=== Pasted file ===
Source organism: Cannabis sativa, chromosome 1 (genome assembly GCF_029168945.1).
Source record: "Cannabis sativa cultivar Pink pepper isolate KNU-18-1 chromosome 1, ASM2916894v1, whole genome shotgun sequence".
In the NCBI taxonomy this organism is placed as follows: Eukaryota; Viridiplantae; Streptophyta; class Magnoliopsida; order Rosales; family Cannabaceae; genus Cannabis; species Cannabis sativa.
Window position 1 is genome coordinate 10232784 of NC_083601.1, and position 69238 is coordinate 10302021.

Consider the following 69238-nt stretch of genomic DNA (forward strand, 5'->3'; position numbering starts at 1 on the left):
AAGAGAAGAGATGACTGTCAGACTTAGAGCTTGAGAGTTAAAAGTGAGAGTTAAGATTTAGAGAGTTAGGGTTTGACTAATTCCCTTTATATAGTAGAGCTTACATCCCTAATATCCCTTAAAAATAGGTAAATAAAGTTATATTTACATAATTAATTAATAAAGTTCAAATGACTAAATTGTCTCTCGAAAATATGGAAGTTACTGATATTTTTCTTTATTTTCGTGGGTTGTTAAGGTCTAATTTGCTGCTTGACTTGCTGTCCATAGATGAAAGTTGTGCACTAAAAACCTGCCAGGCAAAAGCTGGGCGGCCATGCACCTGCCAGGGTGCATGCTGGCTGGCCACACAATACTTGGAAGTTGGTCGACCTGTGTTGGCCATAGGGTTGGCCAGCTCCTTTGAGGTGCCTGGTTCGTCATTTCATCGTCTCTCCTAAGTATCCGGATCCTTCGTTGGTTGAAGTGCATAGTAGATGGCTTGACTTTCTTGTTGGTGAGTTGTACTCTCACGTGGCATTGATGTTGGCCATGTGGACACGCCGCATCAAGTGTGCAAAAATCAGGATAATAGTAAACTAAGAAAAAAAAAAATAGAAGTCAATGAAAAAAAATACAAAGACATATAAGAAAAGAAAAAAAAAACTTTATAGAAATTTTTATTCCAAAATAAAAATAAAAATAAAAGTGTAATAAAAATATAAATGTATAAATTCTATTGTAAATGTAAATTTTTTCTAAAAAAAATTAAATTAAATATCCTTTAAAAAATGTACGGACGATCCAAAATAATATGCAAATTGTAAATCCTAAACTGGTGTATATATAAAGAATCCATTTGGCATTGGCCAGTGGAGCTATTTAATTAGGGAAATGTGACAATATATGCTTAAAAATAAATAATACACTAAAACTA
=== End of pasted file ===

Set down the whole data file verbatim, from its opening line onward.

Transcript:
Source organism: Cannabis sativa, chromosome 1 (genome assembly GCF_029168945.1).
Source record: "Cannabis sativa cultivar Pink pepper isolate KNU-18-1 chromosome 1, ASM2916894v1, whole genome shotgun sequence".
In the NCBI taxonomy this organism is placed as follows: Eukaryota; Viridiplantae; Streptophyta; class Magnoliopsida; order Rosales; family Cannabaceae; genus Cannabis; species Cannabis sativa.
Window position 1 is genome coordinate 10232784 of NC_083601.1, and position 69238 is coordinate 10302021.

Consider the following 69238-nt stretch of genomic DNA (forward strand, 5'->3'; position numbering starts at 1 on the left):
AAGAGAAGAGATGACTGTCAGACTTAGAGCTTGAGAGTTAAAAGTGAGAGTTAAGATTTAGAGAGTTAGGGTTTGACTAATTCCCTTTATATAGTAGAGCTTACATCCCTAATATCCCTTAAAAATAGGTAAATAAAGTTATATTTACATAATTAATTAATAAAGTTCAAATGACTAAATTGTCTCTCGAAAATATGGAAGTTACTGATATTTTTCTTTATTTTCGTGGGTTGTTAAGGTCTAATTTGCTGCTTGACTTGCTGTCCATAGATGAAAGTTGTGCACTAAAAACCTGCCAGGCAAAAGCTGGGCGGCCATGCACCTGCCAGGGTGCATGCTGGCTGGCCACACAATACTTGGAAGTTGGTCGACCTGTGTTGGCCATAGGGTTGGCCAGCTCCTTTGAGGTGCCTGGTTCGTCATTTCATCGTCTCTCCTAAGTATCCGGATCCTTCGTTGGTTGAAGTGCATAGTAGATGGCTTGACTTTCTTGTTGGTGAGTTGTACTCTCACGTGGCATTGATGTTGGCCATGTGGACACGCCGCATCAAGTGTGCAAAAATCAGGATAATAGTAAACTAAGAAAAAAAAAAATAGAAGTCAATGAAAAAAAATACAAAGACATATAAGAAAAGAAAAAAAAAACTTTATAGAAATTTTTATTCCAAAATAAAAATAAAAATAAAAGTGTAATAAAAATATAAATGTATAAATTCTATTGTAAATGTAAATTTTTTCTAAAAAAAATTAAATTAAATATCCTTTAAAAAATGTACGGACGATCCAAAATAATATGCAAATTGTAAATCCTAAACTGGTGTATATATAAAGAATCCATTTGGCATTGGCCAGTGGAGCTATTTAATTAGGGAAATGTGACAATATATGCTTAAAAATAAATAATACACTAAAACTA